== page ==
In one embodiment, each elastic row 36 initially includes an undulating elongate strand 46. During manufacturing of the cardiac harness 32, each elongate strand is cut to a length such that when opposite ends of the elongate strand are bonded together, the elongate strand assumes a ring-shaped configuration. The rings comprise the adjacent elastic rows. The lengths of the elongate strands are selected such that the resulting rings/rows are sized in conformity with the general anatomy of the patient's heart. More specifically, strands used to form the apex portion 54 of the harness are not as long as strands used to form the base portion 56. As such, and as shown in FIG. 4, the harness generally tapers from the base 56 toward the apex 54 in order to generally follow the shape of the patient's heart.
In another embodiment, the diameter of a base ring or row 58 at the base 56 of the harness 32 is smaller than the diameter of the adjacent row. In this embodiment, the harness has a greatest diameter at a point 60 between the base and apex ends 54, and tapers from that point to both the base and apex ends. Preferably, the point of greatest diameter is closer to the base end than to the apex end. It is contemplated that the lengths of the rows, as well as the sizes of the spring members 34, may be selected according to the intended size of the cardiac harness and/or the amount of compressive force the harness is intended to impart to the patient's heart.
With reference to FIG. 5, the opposite ends 62,63 of each circumferentially extending row are attached to one another by a connective junction 64. In one embodiment, illustrated in FIG. 5, each connective junction 64 includes a small tube segment 66 into which the opposite ends 62,63 of the row are inserted. The tube segment serves to prevent the opposite ends of the row from tearing loose from one another after the harness is placed on the heart. Preferably, each tube segment is filled with a dielectric material 68 such as silicone rubber, or other similar material after the row ends are placed therein. It is to be understood that additional methods and structure can be used to form the connective junction. For example, in another embodiment, illustrated in FIG. 5A, each connective junction 64 includes a small tube segment 66 into which the spring members 34 at the opposite ends 62,63 of the row 36 are inserted. The connective junction is then back-filled with a liquid silicone rubber 68 or other similar material. In still another embodiment, the ends of the strands can be welded together or intertwined. Also, in other embodiments, each ring can be unitarily formed without requiring cutting and joining of the ends.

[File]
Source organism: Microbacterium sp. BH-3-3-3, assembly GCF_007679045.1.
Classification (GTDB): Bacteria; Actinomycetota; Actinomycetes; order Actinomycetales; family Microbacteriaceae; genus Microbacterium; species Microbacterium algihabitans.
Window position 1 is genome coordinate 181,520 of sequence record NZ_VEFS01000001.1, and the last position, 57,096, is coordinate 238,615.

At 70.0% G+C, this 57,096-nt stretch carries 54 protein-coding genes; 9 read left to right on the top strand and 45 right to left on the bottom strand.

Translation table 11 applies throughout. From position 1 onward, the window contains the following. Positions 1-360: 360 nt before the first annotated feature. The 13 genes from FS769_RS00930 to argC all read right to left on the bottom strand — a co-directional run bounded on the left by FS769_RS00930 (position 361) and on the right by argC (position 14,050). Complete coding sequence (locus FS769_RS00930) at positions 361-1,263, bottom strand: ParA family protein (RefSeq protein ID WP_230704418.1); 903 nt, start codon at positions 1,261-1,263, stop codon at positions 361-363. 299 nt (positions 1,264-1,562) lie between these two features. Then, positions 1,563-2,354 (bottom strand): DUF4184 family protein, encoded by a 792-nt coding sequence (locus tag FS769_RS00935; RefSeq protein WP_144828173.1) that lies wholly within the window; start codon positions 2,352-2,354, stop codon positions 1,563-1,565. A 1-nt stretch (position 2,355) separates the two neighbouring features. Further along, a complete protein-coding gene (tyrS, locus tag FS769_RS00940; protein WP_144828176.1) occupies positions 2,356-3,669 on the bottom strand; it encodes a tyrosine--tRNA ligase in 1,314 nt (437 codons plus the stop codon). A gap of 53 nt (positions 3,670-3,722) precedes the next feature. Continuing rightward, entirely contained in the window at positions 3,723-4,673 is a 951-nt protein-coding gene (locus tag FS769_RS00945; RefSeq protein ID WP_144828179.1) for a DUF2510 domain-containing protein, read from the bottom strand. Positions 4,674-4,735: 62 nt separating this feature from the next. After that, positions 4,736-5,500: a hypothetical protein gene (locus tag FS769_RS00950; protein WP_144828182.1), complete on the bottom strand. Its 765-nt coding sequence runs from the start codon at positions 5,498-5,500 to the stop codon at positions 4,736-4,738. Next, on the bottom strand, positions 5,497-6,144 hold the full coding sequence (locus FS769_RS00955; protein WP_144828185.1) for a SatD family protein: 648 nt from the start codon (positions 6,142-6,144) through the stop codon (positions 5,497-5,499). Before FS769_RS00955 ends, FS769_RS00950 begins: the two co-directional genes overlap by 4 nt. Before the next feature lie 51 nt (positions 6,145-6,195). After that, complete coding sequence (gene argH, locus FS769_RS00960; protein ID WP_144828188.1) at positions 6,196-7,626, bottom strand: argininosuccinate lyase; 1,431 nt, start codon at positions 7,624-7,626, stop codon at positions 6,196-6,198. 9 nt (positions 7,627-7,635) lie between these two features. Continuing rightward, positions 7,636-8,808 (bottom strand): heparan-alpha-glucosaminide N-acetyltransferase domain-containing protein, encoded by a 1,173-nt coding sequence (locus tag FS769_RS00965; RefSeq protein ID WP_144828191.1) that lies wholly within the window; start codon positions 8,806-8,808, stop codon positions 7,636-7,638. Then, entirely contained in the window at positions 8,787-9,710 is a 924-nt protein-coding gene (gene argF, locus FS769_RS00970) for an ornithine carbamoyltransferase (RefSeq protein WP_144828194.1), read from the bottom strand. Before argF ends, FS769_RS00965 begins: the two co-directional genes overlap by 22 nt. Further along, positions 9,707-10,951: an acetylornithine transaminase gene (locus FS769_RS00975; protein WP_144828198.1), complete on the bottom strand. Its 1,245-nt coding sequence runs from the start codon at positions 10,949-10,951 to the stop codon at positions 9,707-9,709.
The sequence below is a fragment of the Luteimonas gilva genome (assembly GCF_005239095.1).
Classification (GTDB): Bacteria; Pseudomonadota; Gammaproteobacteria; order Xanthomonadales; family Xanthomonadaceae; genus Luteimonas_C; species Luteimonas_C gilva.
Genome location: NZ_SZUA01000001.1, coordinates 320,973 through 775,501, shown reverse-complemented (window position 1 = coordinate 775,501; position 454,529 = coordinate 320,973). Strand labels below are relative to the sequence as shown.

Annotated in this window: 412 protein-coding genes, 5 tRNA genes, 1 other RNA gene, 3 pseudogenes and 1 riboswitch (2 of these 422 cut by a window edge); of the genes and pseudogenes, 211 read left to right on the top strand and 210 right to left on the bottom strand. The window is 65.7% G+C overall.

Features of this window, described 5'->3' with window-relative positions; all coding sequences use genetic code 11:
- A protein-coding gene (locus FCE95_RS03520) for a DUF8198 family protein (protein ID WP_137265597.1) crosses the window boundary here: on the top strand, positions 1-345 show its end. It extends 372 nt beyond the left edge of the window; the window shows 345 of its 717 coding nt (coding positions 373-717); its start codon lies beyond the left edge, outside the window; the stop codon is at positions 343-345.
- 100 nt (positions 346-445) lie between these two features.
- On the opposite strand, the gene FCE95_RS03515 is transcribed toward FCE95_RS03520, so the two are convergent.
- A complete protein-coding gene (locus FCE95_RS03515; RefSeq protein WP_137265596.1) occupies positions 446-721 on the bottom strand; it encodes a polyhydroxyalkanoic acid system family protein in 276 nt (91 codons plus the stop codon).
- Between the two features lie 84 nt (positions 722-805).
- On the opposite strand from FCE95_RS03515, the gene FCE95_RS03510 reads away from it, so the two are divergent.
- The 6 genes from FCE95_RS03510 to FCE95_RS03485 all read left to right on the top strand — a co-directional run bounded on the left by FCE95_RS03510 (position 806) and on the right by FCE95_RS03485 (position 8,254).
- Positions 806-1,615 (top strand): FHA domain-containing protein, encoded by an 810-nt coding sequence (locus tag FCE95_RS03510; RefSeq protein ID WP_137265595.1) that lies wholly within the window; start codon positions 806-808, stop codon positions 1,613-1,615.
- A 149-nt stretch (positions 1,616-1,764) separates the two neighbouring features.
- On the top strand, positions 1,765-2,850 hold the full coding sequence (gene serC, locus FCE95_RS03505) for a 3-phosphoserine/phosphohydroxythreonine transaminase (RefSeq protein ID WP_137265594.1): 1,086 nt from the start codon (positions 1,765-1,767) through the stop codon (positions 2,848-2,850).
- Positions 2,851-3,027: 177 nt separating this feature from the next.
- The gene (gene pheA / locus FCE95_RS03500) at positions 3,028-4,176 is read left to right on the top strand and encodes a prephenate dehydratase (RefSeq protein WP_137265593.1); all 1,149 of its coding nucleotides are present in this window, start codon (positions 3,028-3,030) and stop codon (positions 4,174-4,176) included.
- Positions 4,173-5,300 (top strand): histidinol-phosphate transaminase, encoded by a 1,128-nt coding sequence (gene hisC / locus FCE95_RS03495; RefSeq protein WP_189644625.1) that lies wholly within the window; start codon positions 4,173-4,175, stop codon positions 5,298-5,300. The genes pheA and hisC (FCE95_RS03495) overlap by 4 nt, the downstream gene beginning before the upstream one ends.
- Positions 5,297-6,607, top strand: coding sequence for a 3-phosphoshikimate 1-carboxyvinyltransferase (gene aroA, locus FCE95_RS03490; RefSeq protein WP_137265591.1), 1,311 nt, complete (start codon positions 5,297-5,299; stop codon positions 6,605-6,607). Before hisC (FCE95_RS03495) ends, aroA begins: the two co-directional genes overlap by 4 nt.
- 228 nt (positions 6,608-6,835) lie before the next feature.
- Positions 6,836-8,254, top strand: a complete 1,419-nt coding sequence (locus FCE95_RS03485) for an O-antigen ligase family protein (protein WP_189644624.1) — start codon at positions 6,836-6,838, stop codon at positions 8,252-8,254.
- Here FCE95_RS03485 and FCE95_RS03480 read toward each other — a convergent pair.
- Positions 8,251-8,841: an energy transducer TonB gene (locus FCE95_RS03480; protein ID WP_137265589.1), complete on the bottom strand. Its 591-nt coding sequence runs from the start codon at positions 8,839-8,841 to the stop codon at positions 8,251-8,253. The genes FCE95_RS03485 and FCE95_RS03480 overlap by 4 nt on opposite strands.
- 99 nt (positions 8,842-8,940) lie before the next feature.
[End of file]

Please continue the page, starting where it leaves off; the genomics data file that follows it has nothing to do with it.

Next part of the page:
In a still further embodiment, a cardiac harness 32 is formed by arranging one or more undulating strands 46 in a helix (not shown). In such an embodiment, portions of the helically-arranged strand are disposed adjacent one another. As with the rows/rings 36 shown in FIG. 4, connectors 52 may connect the adjacent portions. In keeping with the invention, certain aspects and principles are discussed for connecting adjacent rows/rings of a harness. It is to be understood that the same principles can be applied to a helically-arranged harness embodiment, and that adjacent portions of such a harness may be treated like adjacent rows or rings.